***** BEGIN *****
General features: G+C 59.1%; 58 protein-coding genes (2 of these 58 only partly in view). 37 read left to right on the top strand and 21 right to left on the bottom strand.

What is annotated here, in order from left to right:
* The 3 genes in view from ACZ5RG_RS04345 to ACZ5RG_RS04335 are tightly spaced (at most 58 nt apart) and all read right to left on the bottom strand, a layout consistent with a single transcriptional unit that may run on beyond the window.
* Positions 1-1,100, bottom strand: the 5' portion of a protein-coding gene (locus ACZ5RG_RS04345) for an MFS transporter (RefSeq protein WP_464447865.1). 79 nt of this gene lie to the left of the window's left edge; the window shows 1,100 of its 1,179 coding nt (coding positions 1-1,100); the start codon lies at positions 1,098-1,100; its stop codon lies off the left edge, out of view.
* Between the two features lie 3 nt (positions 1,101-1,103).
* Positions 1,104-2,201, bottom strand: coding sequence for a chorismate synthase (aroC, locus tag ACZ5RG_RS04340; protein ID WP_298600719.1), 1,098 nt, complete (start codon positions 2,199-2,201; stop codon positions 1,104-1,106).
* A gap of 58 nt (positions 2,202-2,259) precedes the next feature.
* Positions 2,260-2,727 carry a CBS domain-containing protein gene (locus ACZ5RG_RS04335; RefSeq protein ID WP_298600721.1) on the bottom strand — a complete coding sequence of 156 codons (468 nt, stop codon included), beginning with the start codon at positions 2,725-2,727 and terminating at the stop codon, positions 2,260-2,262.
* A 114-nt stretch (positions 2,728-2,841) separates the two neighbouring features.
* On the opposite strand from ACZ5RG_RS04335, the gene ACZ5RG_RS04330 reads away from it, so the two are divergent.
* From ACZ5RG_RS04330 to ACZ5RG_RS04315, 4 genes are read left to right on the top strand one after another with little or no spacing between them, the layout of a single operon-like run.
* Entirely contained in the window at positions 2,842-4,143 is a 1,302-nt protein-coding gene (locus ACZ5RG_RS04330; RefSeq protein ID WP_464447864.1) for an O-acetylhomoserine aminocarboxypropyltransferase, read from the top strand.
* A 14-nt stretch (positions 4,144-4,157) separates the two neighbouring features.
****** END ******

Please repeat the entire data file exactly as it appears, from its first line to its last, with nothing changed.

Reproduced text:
General features: G+C 59.1%; 58 protein-coding genes (2 of these 58 only partly in view). 37 read left to right on the top strand and 21 right to left on the bottom strand.

What is annotated here, in order from left to right:
* The 3 genes in view from ACZ5RG_RS04345 to ACZ5RG_RS04335 are tightly spaced (at most 58 nt apart) and all read right to left on the bottom strand, a layout consistent with a single transcriptional unit that may run on beyond the window.
* Positions 1-1,100, bottom strand: the 5' portion of a protein-coding gene (locus ACZ5RG_RS04345) for an MFS transporter (RefSeq protein WP_464447865.1). 79 nt of this gene lie to the left of the window's left edge; the window shows 1,100 of its 1,179 coding nt (coding positions 1-1,100); the start codon lies at positions 1,098-1,100; its stop codon lies off the left edge, out of view.
* Between the two features lie 3 nt (positions 1,101-1,103).
* Positions 1,104-2,201, bottom strand: coding sequence for a chorismate synthase (aroC, locus tag ACZ5RG_RS04340; protein ID WP_298600719.1), 1,098 nt, complete (start codon positions 2,199-2,201; stop codon positions 1,104-1,106).
* A gap of 58 nt (positions 2,202-2,259) precedes the next feature.
* Positions 2,260-2,727 carry a CBS domain-containing protein gene (locus ACZ5RG_RS04335; RefSeq protein ID WP_298600721.1) on the bottom strand — a complete coding sequence of 156 codons (468 nt, stop codon included), beginning with the start codon at positions 2,725-2,727 and terminating at the stop codon, positions 2,260-2,262.
* A 114-nt stretch (positions 2,728-2,841) separates the two neighbouring features.
* On the opposite strand from ACZ5RG_RS04335, the gene ACZ5RG_RS04330 reads away from it, so the two are divergent.
* From ACZ5RG_RS04330 to ACZ5RG_RS04315, 4 genes are read left to right on the top strand one after another with little or no spacing between them, the layout of a single operon-like run.
* Entirely contained in the window at positions 2,842-4,143 is a 1,302-nt protein-coding gene (locus ACZ5RG_RS04330; RefSeq protein ID WP_464447864.1) for an O-acetylhomoserine aminocarboxypropyltransferase, read from the top strand.
* A 14-nt stretch (positions 4,144-4,157) separates the two neighbouring features.